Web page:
Visual Migraines (Ocular Migraines)

  • Medical Author: Ronald Braswell, MD
  • Medical Editor: Joseph Carcione Jr, DO, MBA
  • Medical Editor: Francisco Talavera, PharmD, PhD
  • Medical Editor: James H Halsey, MD
Reviewed on 11/4/2021

What Facts Should I Know About Visual Migraines (Ocular Migraines)?

Example of a visual migraine aura as described by a person who experiences migraines. This individual reported that visual auras preceded her headache by 20-30 minutes.
Example of a visual migraine aura as described by a person who experiences migraines. This individual reported that visual auras preceded her headache by 20-30 minutes.
Example of a central scotoma as described by a person who experiences migraines. Note the visual loss in the center of vision.
Example of a central scotoma as described by a person who experiences migraines. Note the visual loss in the center of vision.
Another example of a central scotoma as described by a person who experiences migraine headaches.
Another example of a central scotoma is described by a person who experiences migraine headaches.
Example of visual changes during migraine. Multiple spotty scotomata as described by a person who experiences migraines.
Example of visual changes during migraine. Multiple spotty scotomata as described by a person who experiences migraines.
Frank visual field loss can occur with migraine. This example shows loss of the entire right visual field as described by a person who experiences migraines.
Frank visual field loss can occur with migraine. This example shows loss of the entire right visual field as described by a person who experiences migraines.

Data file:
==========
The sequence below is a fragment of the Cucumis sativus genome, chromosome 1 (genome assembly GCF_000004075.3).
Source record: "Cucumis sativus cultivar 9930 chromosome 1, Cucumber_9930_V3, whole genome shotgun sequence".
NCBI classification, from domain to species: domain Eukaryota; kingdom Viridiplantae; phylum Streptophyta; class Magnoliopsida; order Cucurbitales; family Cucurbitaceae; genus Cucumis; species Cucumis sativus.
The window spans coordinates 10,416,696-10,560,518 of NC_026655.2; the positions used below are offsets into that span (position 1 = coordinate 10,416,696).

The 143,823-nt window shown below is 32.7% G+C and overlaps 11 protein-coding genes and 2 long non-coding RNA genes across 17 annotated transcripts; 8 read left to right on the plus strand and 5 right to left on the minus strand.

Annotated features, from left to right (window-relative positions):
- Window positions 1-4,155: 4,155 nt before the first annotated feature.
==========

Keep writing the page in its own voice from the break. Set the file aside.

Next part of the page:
Migraine headache is one of the most common complaints in medicine today. Migraine headaches usually involve one side of the head. Various early symptoms may occur before a typical migraine episode. Other symptoms, together known as an aura, may also occur before a migraine headache, or they may begin when the headache starts.


  • In children younger than 10 years, boys appear to have migraines more often than girls. After puberty starts, migraine headaches are much more common in females.
  • In general, the rate of migraine occurrence in males drops to a low by age 28-29.
  • For females, the rate of migraine occurrence with aura peaks at age 12-13 years (3-4 years before that of migraine without aura).
  • Migraine occurrence among females increases sharply up to age 40 years and then declines gradually. The male peak rate is slightly less and decreases over a broader age range.


  • The age when migraine headache with aura begins appears to peak at or before age 4-5 years, while the highest rate for migraine without aura occurs at age 10-11 years.
  • Data suggests that migraine is a chronic (long-term) condition, although long remissions (illness-free periods) are common.
  • The severity and frequency of attacks tend to lessen with age.

What Do Visual Migraines (Ocular Migraines) Look Like?

See images (right).

What Causes Visual Migraines (Ocular Migraines)?

Nobody knows for sure how migraines are caused, although many contributing factors have been identified.

  • Family history
  • Stress
  • Too much or too little sleep